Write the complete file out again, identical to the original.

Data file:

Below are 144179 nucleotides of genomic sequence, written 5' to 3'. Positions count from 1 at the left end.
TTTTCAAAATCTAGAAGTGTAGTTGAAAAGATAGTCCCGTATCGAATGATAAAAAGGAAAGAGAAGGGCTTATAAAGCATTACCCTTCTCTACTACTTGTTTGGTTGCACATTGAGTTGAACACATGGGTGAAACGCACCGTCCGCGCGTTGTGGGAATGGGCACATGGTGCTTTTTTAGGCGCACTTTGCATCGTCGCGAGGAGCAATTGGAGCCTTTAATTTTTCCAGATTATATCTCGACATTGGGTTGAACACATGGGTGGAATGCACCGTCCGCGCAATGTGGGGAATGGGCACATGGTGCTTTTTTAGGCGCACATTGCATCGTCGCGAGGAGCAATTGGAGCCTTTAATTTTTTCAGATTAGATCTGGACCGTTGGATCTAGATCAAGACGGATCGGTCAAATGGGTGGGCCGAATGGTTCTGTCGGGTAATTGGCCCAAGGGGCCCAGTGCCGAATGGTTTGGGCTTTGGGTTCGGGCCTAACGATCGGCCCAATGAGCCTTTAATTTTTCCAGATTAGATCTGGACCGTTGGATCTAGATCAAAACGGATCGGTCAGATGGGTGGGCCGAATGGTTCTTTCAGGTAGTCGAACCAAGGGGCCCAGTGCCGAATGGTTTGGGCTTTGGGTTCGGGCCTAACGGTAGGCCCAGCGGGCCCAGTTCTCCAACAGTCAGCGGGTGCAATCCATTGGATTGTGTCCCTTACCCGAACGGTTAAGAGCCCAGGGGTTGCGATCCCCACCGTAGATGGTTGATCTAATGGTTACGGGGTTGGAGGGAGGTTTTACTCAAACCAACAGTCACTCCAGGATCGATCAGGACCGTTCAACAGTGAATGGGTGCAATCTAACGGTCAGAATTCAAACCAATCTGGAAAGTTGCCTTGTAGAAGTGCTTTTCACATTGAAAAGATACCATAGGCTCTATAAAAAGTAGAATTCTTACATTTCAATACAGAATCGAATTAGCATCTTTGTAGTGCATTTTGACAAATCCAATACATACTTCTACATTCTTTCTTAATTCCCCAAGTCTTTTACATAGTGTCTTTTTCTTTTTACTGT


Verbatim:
Below are 144179 nucleotides of genomic sequence, written 5' to 3'. Positions count from 1 at the left end.
TTTTCAAAATCTAGAAGTGTAGTTGAAAAGATAGTCCCGTATCGAATGATAAAAAGGAAAGAGAAGGGCTTATAAAGCATTACCCTTCTCTACTACTTGTTTGGTTGCACATTGAGTTGAACACATGGGTGAAACGCACCGTCCGCGCGTTGTGGGAATGGGCACATGGTGCTTTTTTAGGCGCACTTTGCATCGTCGCGAGGAGCAATTGGAGCCTTTAATTTTTCCAGATTATATCTCGACATTGGGTTGAACACATGGGTGGAATGCACCGTCCGCGCAATGTGGGGAATGGGCACATGGTGCTTTTTTAGGCGCACATTGCATCGTCGCGAGGAGCAATTGGAGCCTTTAATTTTTTCAGATTAGATCTGGACCGTTGGATCTAGATCAAGACGGATCGGTCAAATGGGTGGGCCGAATGGTTCTGTCGGGTAATTGGCCCAAGGGGCCCAGTGCCGAATGGTTTGGGCTTTGGGTTCGGGCCTAACGATCGGCCCAATGAGCCTTTAATTTTTCCAGATTAGATCTGGACCGTTGGATCTAGATCAAAACGGATCGGTCAGATGGGTGGGCCGAATGGTTCTTTCAGGTAGTCGAACCAAGGGGCCCAGTGCCGAATGGTTTGGGCTTTGGGTTCGGGCCTAACGGTAGGCCCAGCGGGCCCAGTTCTCCAACAGTCAGCGGGTGCAATCCATTGGATTGTGTCCCTTACCCGAACGGTTAAGAGCCCAGGGGTTGCGATCCCCACCGTAGATGGTTGATCTAATGGTTACGGGGTTGGAGGGAGGTTTTACTCAAACCAACAGTCACTCCAGGATCGATCAGGACCGTTCAACAGTGAATGGGTGCAATCTAACGGTCAGAATTCAAACCAATCTGGAAAGTTGCCTTGTAGAAGTGCTTTTCACATTGAAAAGATACCATAGGCTCTATAAAAAGTAGAATTCTTACATTTCAATACAGAATCGAATTAGCATCTTTGTAGTGCATTTTGACAAATCCAATACATACTTCTACATTCTTTCTTAATTCCCCAAGTCTTTTACATAGTGTCTTTTTCTTTTTACTGT